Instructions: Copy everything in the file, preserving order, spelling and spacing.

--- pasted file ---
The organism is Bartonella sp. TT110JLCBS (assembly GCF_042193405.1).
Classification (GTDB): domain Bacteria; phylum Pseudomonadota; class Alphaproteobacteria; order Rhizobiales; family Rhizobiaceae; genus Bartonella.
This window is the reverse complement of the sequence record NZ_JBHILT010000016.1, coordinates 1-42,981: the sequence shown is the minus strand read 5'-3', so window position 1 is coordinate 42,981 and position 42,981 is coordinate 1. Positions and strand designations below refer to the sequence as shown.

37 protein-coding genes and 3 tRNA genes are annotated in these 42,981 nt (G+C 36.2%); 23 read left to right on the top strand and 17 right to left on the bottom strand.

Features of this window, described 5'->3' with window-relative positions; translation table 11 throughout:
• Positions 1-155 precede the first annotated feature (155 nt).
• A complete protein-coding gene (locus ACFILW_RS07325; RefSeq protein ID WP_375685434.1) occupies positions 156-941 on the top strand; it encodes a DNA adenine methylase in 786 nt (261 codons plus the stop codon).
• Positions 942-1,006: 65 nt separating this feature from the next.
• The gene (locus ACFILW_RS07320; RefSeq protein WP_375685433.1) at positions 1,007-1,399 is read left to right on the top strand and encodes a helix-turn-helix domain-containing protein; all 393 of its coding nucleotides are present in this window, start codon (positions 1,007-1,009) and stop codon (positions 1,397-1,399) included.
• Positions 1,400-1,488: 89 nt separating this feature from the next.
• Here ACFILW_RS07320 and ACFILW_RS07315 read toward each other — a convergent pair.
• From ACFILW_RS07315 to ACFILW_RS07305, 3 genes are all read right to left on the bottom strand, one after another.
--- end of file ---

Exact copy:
The organism is Bartonella sp. TT110JLCBS (assembly GCF_042193405.1).
Classification (GTDB): domain Bacteria; phylum Pseudomonadota; class Alphaproteobacteria; order Rhizobiales; family Rhizobiaceae; genus Bartonella.
This window is the reverse complement of the sequence record NZ_JBHILT010000016.1, coordinates 1-42,981: the sequence shown is the minus strand read 5'-3', so window position 1 is coordinate 42,981 and position 42,981 is coordinate 1. Positions and strand designations below refer to the sequence as shown.

37 protein-coding genes and 3 tRNA genes are annotated in these 42,981 nt (G+C 36.2%); 23 read left to right on the top strand and 17 right to left on the bottom strand.

Features of this window, described 5'->3' with window-relative positions; translation table 11 throughout:
• Positions 1-155 precede the first annotated feature (155 nt).
• A complete protein-coding gene (locus ACFILW_RS07325; RefSeq protein ID WP_375685434.1) occupies positions 156-941 on the top strand; it encodes a DNA adenine methylase in 786 nt (261 codons plus the stop codon).
• Positions 942-1,006: 65 nt separating this feature from the next.
• The gene (locus ACFILW_RS07320; RefSeq protein WP_375685433.1) at positions 1,007-1,399 is read left to right on the top strand and encodes a helix-turn-helix domain-containing protein; all 393 of its coding nucleotides are present in this window, start codon (positions 1,007-1,009) and stop codon (positions 1,397-1,399) included.
• Positions 1,400-1,488: 89 nt separating this feature from the next.
• Here ACFILW_RS07320 and ACFILW_RS07315 read toward each other — a convergent pair.
• From ACFILW_RS07315 to ACFILW_RS07305, 3 genes are all read right to left on the bottom strand, one after another.